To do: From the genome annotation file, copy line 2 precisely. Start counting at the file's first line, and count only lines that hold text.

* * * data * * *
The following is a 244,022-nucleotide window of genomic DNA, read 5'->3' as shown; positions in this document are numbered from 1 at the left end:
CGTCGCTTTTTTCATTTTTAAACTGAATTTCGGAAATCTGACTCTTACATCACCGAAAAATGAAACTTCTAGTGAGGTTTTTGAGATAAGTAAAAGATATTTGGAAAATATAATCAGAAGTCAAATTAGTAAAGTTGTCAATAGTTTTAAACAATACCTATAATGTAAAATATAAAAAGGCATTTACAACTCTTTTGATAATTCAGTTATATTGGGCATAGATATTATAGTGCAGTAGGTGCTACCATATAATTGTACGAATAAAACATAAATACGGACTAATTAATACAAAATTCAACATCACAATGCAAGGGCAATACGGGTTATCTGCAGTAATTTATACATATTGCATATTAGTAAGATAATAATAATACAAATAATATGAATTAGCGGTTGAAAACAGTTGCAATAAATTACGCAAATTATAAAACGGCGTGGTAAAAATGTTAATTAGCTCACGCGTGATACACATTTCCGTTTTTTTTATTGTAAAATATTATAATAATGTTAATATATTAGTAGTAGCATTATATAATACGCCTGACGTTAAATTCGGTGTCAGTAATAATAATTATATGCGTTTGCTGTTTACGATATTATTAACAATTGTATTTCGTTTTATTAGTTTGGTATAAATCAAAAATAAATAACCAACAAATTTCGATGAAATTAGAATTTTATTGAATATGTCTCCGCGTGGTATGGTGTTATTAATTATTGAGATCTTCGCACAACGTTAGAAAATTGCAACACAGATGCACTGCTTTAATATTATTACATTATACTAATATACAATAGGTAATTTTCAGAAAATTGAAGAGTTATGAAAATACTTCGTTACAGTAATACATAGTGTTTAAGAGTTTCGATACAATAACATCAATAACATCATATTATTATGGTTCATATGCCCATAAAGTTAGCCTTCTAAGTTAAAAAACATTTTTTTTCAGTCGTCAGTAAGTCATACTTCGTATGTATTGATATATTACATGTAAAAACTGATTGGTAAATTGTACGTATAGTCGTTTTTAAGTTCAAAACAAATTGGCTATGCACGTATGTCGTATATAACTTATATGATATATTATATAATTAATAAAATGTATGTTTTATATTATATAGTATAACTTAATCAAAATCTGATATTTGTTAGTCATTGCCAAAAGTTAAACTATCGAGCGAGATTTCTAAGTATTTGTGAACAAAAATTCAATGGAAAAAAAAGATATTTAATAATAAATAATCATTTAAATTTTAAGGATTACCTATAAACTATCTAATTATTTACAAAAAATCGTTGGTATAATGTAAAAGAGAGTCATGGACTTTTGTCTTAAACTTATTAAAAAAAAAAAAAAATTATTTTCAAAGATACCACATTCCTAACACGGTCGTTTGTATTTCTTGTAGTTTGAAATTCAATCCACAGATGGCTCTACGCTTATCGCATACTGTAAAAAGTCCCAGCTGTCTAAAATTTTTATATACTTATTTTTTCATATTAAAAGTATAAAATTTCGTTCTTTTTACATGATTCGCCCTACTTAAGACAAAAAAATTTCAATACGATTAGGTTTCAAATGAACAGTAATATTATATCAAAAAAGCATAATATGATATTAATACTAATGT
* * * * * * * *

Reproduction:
CGTCGCTTTTTTCATTTTTAAACTGAATTTCGGAAATCTGACTCTTACATCACCGAAAAATGAAACTTCTAGTGAGGTTTTTGAGATAAGTAAAAGATATTTGGAAAATATAATCAGAAGTCAAATTAGTAAAGTTGTCAATAGTTTTAAACAATACCTATAATGTAAAATATAAAAAGGCATTTACAACTCTTTTGATAATTCAGTTATATTGGGCATAGATATTATAGTGCAGTAGGTGCTACCATATAATTGTACGAATAAAACATAAATACGGACTAATTAATACAAAATTCAACATCACAATGCAAGGGCAATACGGGTTATCTGCAGTAATTTATACATATTGCATATTAGTAAGATAATAATAATACAAATAATATGAATTAGCGGTTGAAAACAGTTGCAATAAATTACGCAAATTATAAAACGGCGTGGTAAAAATGTTAATTAGCTCACGCGTGATACACATTTCCGTTTTTTTTATTGTAAAATATTATAATAATGTTAATATATTAGTAGTAGCATTATATAATACGCCTGACGTTAAATTCGGTGTCAGTAATAATAATTATATGCGTTTGCTGTTTACGATATTATTAACAATTGTATTTCGTTTTATTAGTTTGGTATAAATCAAAAATAAATAACCAACAAATTTCGATGAAATTAGAATTTTATTGAATATGTCTCCGCGTGGTATGGTGTTATTAATTATTGAGATCTTCGCACAACGTTAGAAAATTGCAACACAGATGCACTGCTTTAATATTATTACATTATACTAATATACAATAGGTAATTTTCAGAAAATTGAAGAGTTATGAAAATACTTCGTTACAGTAATACATAGTGTTTAAGAGTTTCGATACAATAACATCAATAACATCATATTATTATGGTTCATATGCCCATAAAGTTAGCCTTCTAAGTTAAAAAACATTTTTTTTCAGTCGTCAGTAAGTCATACTTCGTATGTATTGATATATTACATGTAAAAACTGATTGGTAAATTGTACGTATAGTCGTTTTTAAGTTCAAAACAAATTGGCTATGCACGTATGTCGTATATAACTTATATGATATATTATATAATTAATAAAATGTATGTTTTATATTATATAGTATAACTTAATCAAAATCTGATATTTGTTAGTCATTGCCAAAAGTTAAACTATCGAGCGAGATTTCTAAGTATTTGTGAACAAAAATTCAATGGAAAAAAAAGATATTTAATAATAAATAATCATTTAAATTTTAAGGATTACCTATAAACTATCTAATTATTTACAAAAAATCGTTGGTATAATGTAAAAGAGAGTCATGGACTTTTGTCTTAAACTTATTAAAAAAAAAAAAAAATTATTTTCAAAGATACCACATTCCTAACACGGTCGTTTGTATTTCTTGTAGTTTGAAATTCAATCCACAGATGGCTCTACGCTTATCGCATACTGTAAAAAGTCCCAGCTGTCTAAAATTTTTATATACTTATTTTTTCATATTAAAAGTATAAAATTTCGTTCTTTTTACATGATTCGCCCTACTTAAGACAAAAAAATTTCAATACGATTAGGTTTCAAATGAACAGTAATATTATATCAAAAAAGCATAATATGATATTAATACTAATGT